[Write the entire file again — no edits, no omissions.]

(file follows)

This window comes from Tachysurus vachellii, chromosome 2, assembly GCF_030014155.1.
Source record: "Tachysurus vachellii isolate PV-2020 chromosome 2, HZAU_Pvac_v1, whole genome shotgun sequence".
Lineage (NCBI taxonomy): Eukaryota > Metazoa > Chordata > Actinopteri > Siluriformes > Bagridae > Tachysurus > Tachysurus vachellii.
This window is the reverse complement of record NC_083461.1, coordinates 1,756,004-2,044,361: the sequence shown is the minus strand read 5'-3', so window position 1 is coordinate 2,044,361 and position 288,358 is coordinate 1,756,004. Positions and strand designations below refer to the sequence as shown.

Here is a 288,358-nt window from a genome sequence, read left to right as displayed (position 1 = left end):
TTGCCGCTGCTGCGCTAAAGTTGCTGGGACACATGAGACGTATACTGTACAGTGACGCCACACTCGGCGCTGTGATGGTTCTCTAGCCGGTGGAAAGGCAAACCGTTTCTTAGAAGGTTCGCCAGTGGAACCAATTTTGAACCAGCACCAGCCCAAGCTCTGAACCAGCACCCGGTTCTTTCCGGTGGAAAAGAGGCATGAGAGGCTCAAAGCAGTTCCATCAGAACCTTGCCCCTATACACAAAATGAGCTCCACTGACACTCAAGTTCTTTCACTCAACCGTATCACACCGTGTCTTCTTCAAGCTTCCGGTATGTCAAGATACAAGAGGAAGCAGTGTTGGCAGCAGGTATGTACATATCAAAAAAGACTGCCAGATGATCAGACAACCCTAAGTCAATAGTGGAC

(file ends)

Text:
This window comes from Tachysurus vachellii, chromosome 2, assembly GCF_030014155.1.
Source record: "Tachysurus vachellii isolate PV-2020 chromosome 2, HZAU_Pvac_v1, whole genome shotgun sequence".
Lineage (NCBI taxonomy): Eukaryota > Metazoa > Chordata > Actinopteri > Siluriformes > Bagridae > Tachysurus > Tachysurus vachellii.
This window is the reverse complement of record NC_083461.1, coordinates 1,756,004-2,044,361: the sequence shown is the minus strand read 5'-3', so window position 1 is coordinate 2,044,361 and position 288,358 is coordinate 1,756,004. Positions and strand designations below refer to the sequence as shown.

Here is a 288,358-nt window from a genome sequence, read left to right as displayed (position 1 = left end):
TTGCCGCTGCTGCGCTAAAGTTGCTGGGACACATGAGACGTATACTGTACAGTGACGCCACACTCGGCGCTGTGATGGTTCTCTAGCCGGTGGAAAGGCAAACCGTTTCTTAGAAGGTTCGCCAGTGGAACCAATTTTGAACCAGCACCAGCCCAAGCTCTGAACCAGCACCCGGTTCTTTCCGGTGGAAAAGAGGCATGAGAGGCTCAAAGCAGTTCCATCAGAACCTTGCCCCTATACACAAAATGAGCTCCACTGACACTCAAGTTCTTTCACTCAACCGTATCACACCGTGTCTTCTTCAAGCTTCCGGTATGTCAAGATACAAGAGGAAGCAGTGTTGGCAGCAGGTATGTACATATCAAAAAAGACTGCCAGATGATCAGACAACCCTAAGTCAATAGTGGAC